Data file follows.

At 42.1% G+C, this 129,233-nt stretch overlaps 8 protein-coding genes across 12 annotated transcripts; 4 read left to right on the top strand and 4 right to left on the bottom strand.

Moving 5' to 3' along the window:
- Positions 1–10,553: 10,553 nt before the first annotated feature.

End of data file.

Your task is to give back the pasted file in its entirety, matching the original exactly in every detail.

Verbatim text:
At 42.1% G+C, this 129,233-nt stretch overlaps 8 protein-coding genes across 12 annotated transcripts; 4 read left to right on the top strand and 4 right to left on the bottom strand.

Moving 5' to 3' along the window:
- Positions 1–10,553: 10,553 nt before the first annotated feature.